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Buildings near Langford apartment tower evacuated, new offers of help unveiled

Residents will receive coverage for accommodation or billeting assistance with family or friends, transportation and food, along with more money from building’s owner.
A thrift store run by Saint Vincent de Paul is closed due to concerns about RidgeView Place. DARREN STONE, TIMES COLONIST

A thrift store and daycare next to an 11-storey Langford apartment building that was evacuated Monday because it was deemed unsafe have also been vacated after signs went up warning people to avoid the immediate vicinity.

Large signs installed by the City of Langford Wednesday on either side of the Claude Road building spell out “Warning” in big letters, saying ­pedestrians and others should avoid ­entering the area “unless they have a pressing reason or urgent ­business.”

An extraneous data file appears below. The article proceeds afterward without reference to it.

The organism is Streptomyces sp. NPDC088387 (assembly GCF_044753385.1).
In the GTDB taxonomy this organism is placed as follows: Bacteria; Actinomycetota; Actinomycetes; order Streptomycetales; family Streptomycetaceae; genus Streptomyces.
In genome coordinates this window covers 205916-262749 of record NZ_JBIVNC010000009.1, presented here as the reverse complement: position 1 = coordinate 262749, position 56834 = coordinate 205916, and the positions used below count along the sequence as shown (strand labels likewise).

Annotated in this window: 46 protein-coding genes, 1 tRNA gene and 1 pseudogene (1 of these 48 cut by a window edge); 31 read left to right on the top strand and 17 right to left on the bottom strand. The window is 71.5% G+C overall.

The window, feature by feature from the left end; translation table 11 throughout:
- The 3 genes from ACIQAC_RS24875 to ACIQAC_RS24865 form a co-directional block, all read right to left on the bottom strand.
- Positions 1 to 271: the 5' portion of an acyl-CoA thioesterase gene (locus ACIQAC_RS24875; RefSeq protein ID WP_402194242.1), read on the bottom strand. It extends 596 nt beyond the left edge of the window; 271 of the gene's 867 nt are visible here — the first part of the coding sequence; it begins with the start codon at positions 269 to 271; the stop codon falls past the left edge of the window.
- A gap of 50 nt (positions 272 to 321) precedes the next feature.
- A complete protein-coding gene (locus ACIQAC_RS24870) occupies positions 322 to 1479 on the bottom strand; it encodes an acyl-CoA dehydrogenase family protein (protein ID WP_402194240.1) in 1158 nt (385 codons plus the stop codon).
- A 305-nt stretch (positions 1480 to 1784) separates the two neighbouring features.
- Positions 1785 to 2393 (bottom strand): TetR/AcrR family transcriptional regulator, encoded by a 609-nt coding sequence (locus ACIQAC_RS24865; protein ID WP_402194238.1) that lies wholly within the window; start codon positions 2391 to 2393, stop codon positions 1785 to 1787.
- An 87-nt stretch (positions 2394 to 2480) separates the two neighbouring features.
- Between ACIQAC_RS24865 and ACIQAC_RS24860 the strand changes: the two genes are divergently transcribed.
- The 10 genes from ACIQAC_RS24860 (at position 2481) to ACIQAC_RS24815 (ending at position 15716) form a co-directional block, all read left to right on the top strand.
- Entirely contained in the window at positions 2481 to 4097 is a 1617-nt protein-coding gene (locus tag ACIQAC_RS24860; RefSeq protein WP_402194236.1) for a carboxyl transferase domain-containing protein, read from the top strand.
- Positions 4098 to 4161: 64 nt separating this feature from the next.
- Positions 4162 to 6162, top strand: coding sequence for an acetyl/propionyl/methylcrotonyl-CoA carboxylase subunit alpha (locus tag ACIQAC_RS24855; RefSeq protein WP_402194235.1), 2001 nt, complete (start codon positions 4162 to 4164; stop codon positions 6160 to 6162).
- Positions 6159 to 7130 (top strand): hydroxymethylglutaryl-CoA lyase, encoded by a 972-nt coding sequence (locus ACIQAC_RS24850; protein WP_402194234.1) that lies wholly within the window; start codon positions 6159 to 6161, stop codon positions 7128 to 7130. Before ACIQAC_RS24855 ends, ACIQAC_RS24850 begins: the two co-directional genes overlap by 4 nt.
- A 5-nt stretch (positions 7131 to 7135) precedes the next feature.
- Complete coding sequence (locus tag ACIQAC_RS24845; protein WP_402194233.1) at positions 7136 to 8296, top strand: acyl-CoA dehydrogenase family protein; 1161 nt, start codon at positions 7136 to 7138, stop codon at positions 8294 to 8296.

The area of concern includes properties on each side of the building — formerly known as Danbrook One and now ­RidgeView Place — as well as part of a parking lot opposite the tower and a portion of sidewalk in front of it.

The parish office for Our Lady of the Rosary Parish and a daycare run by the parish, next door to RidgeView Place, have both been asked to vacate ­temporarily by the landlord, which is Royal Roads University, said Cynthia Santos, parish ­secretary.